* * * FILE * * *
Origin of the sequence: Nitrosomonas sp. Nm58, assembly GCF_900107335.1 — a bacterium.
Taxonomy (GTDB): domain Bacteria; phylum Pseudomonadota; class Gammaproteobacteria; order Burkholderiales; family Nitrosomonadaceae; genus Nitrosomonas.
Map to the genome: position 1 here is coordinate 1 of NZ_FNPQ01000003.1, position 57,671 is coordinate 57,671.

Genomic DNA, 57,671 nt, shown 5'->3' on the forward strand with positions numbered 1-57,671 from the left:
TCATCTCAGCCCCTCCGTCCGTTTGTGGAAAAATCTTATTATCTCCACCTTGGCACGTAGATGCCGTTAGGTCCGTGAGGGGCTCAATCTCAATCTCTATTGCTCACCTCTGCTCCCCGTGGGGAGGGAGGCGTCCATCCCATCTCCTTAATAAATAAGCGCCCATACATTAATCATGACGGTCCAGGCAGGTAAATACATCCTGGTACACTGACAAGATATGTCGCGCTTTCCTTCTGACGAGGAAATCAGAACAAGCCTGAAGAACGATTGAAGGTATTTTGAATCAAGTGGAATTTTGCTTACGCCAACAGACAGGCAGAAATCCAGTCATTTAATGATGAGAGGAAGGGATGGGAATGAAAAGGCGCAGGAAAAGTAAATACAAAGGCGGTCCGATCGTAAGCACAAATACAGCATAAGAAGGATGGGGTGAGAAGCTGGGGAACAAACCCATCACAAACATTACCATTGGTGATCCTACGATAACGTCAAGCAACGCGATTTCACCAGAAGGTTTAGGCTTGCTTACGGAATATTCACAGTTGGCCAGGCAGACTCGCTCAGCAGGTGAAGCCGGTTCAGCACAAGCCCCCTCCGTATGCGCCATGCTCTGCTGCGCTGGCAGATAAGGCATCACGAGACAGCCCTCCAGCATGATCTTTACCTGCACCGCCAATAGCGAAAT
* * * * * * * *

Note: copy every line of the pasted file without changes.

Origin of the sequence: Nitrosomonas sp. Nm58, assembly GCF_900107335.1 — a bacterium.
Taxonomy (GTDB): domain Bacteria; phylum Pseudomonadota; class Gammaproteobacteria; order Burkholderiales; family Nitrosomonadaceae; genus Nitrosomonas.
Map to the genome: position 1 here is coordinate 1 of NZ_FNPQ01000003.1, position 57,671 is coordinate 57,671.

Genomic DNA, 57,671 nt, shown 5'->3' on the forward strand with positions numbered 1-57,671 from the left:
TCATCTCAGCCCCTCCGTCCGTTTGTGGAAAAATCTTATTATCTCCACCTTGGCACGTAGATGCCGTTAGGTCCGTGAGGGGCTCAATCTCAATCTCTATTGCTCACCTCTGCTCCCCGTGGGGAGGGAGGCGTCCATCCCATCTCCTTAATAAATAAGCGCCCATACATTAATCATGACGGTCCAGGCAGGTAAATACATCCTGGTACACTGACAAGATATGTCGCGCTTTCCTTCTGACGAGGAAATCAGAACAAGCCTGAAGAACGATTGAAGGTATTTTGAATCAAGTGGAATTTTGCTTACGCCAACAGACAGGCAGAAATCCAGTCATTTAATGATGAGAGGAAGGGATGGGAATGAAAAGGCGCAGGAAAAGTAAATACAAAGGCGGTCCGATCGTAAGCACAAATACAGCATAAGAAGGATGGGGTGAGAAGCTGGGGAACAAACCCATCACAAACATTACCATTGGTGATCCTACGATAACGTCAAGCAACGCGATTTCACCAGAAGGTTTAGGCTTGCTTACGGAATATTCACAGTTGGCCAGGCAGACTCGCTCAGCAGGTGAAGCCGGTTCAGCACAAGCCCCCTCCGTATGCGCCATGCTCTGCTGCGCTGGCAGATAAGGCATCACGAGACAGCCCTCCAGCATGATCTTTACCTGCACCGCCAATAGCGAAAT